The tube was made famous thanks in part to its soothing, silver-voiced announcement to please Mind the Gap.
While New Yorkers may have to put up with cacophonous and disjointed announcements on their subway systems– where the voice seems to be screaming at them– the British tube has long been understood to be a more civilized system. The tube was made famous thanks in part to its soothing, silver-voiced announcement to please Mind the Gap.
At its most basic level, it was a simple service announcement, reminding commuters to be aware of the space between the platform and the car. It’s gone on to become a symbol of not just the London Underground, but of London itself. Let’s not forget though, that this iconic phrase started as one more great voice over performance.
Increased traffic, added frequent stops, and adherence to schedules had made it impractical for drivers and station attendants to warn passengers when necessary at the curved platforms. The phrase was coined in 1968 and began airing in London Underground stations along the Central, Northern, and Bakerloo Lines in 1969. The Underground chose digital recording and as storage capacity was expensive, the phrase had to be short. Mind the Gap was the winner.
According to the Independent on Sunday, the sound engineer hired for the project, Peter Lodge, who owned Redan Recorders in Bayswater, working with a Scottish Telefunken engineer, cast and recorded an actor reading “mind the gap” and “stand clear of the doors please,” and called it a day. But it turned into a moment of voice over casting gone wrong when the actor eventually turned back up, insisting on royalties– per use–for the performance! And since “mind the gap” was played thousands of times a day, this was not a cost Transport for London was willing to pay and the phrases were re-recorded. Lodge himself read the phrases, initially just to line up the recording equipment for levels, and in the end, those were the ones they used.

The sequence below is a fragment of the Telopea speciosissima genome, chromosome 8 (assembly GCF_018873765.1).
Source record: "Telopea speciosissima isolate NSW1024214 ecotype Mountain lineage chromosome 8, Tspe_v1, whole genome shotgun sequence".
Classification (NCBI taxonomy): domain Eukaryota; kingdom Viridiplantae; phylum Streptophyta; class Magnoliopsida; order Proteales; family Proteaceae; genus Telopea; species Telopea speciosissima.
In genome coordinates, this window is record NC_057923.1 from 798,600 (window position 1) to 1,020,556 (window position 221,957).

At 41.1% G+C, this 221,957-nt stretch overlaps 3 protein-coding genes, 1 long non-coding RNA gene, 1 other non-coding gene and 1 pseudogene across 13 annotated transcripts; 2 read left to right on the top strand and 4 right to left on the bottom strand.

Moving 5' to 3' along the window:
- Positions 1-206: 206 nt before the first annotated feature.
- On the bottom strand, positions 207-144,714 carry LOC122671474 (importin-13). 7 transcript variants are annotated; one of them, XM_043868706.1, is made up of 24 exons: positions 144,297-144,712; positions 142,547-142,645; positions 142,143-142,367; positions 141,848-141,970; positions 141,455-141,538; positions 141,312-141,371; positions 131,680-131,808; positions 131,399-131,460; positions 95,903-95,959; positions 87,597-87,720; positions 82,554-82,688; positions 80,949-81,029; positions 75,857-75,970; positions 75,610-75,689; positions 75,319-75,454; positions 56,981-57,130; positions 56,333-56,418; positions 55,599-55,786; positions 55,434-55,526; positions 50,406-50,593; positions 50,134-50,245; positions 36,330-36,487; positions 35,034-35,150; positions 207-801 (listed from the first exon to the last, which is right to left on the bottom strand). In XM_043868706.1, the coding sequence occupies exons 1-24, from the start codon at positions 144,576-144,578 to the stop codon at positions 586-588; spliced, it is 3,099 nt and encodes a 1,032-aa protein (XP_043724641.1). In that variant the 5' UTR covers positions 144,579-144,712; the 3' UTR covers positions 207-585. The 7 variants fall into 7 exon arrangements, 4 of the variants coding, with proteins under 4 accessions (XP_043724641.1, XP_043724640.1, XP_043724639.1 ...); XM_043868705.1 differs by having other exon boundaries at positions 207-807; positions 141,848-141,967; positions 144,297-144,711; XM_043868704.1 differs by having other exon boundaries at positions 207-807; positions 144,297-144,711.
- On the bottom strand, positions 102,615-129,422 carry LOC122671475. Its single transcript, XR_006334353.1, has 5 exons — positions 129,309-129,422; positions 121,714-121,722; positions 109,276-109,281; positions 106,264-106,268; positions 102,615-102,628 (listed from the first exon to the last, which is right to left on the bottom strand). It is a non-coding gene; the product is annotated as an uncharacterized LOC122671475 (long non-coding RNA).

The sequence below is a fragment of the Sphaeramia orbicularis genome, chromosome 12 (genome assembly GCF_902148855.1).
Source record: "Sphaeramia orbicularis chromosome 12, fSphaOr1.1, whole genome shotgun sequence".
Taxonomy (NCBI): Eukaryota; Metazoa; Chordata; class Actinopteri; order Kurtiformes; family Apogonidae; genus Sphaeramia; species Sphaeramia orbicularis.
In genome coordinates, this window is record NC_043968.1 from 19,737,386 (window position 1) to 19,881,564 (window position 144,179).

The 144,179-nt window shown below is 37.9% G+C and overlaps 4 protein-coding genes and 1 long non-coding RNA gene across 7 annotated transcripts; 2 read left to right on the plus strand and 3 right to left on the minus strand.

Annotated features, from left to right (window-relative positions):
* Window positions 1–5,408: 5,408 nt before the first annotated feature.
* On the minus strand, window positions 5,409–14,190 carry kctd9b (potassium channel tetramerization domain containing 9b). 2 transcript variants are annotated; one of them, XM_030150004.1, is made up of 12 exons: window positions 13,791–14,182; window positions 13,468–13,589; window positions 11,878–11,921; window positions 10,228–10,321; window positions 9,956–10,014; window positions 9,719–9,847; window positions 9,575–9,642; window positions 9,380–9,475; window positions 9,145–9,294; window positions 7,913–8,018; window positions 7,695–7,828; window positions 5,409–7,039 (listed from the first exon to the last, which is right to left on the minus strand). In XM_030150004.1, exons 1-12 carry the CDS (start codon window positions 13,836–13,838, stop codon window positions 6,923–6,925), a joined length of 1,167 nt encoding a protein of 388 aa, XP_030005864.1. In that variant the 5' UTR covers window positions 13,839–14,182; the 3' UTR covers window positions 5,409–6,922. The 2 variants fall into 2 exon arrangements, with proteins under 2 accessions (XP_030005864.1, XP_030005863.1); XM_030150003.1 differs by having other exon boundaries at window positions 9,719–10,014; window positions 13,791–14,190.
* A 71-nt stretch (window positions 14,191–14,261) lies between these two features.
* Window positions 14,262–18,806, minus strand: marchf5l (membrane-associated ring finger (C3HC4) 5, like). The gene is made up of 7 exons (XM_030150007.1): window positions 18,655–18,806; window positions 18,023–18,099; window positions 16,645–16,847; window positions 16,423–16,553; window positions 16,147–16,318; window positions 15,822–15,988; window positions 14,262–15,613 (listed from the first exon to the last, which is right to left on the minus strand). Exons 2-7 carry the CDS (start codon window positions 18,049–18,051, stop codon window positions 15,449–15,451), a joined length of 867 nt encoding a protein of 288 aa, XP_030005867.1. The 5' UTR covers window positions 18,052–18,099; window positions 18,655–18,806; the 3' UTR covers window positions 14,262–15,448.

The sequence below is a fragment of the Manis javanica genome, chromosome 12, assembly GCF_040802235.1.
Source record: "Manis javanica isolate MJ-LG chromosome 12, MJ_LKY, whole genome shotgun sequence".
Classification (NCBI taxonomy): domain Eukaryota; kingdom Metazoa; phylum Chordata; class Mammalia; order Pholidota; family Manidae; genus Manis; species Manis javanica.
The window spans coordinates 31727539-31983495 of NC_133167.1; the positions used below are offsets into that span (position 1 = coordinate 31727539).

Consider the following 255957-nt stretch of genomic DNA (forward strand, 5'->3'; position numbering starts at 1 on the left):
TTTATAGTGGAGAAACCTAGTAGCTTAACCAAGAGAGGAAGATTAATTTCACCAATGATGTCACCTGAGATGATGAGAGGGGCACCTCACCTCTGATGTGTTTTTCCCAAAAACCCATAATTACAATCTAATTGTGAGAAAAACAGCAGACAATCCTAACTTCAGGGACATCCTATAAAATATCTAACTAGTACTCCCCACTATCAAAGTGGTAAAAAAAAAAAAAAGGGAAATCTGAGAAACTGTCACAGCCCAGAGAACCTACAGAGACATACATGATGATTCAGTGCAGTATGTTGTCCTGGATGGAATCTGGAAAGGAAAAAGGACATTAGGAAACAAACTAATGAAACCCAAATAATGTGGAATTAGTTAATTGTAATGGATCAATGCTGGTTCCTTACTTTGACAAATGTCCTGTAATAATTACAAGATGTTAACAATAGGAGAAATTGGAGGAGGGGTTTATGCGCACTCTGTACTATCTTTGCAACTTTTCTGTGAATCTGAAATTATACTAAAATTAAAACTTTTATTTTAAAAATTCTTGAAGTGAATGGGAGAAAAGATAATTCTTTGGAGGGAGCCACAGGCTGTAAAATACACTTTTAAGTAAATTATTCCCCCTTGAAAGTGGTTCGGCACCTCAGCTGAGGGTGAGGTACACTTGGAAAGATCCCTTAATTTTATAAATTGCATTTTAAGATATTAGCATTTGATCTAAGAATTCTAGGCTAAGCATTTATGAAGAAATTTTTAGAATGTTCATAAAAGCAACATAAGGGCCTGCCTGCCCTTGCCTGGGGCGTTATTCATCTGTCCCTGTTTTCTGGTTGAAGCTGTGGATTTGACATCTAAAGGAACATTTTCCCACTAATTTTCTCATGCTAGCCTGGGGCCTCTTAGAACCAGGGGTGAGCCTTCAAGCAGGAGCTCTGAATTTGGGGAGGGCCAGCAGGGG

While Lodge’s 1969 recording is still in use, many lines use other versions. Perhaps you remember that soothing feminine voice? That very commonly used track comes from Manchester/Cheshire based voice artist Emma Clarke. (Here’s a great extra read about her, too!) Others, on the Piccadilly line, are by Tim Bentinck, who is not only an Earl, (with a very long title) but who also plays David Archer in The Archers.
Despite its humble and unglamorous origins as a utilitarian safety warning, mind the gap has become its very own stock phrase cottage industry. It’s used in many other contexts having little or nothing to do with travel safety. You can find it in the names of songs, bands, films, production companies, and novels. At least four non-fiction titles use Mind the Gap as their primary title, but rather than the safety warning, these books are about generations, class divides, social science policy and even the origins of human universals.
Mind the Gap is featured in video games, such as Call of Duty: Modern Warfare 3, Halo, and many more, plus in several animated series. It’s spawned an entire collection of merchandise from mugs to t-shirts, board games, and decorative tins.
Even when used ironically, as it often is today, nothing seems to be able to dislodge the phrase and its Cool Britannia from the public consciousness. Not only is it a staple of modern British personality, but goes down as one of defining moments in voice over performance.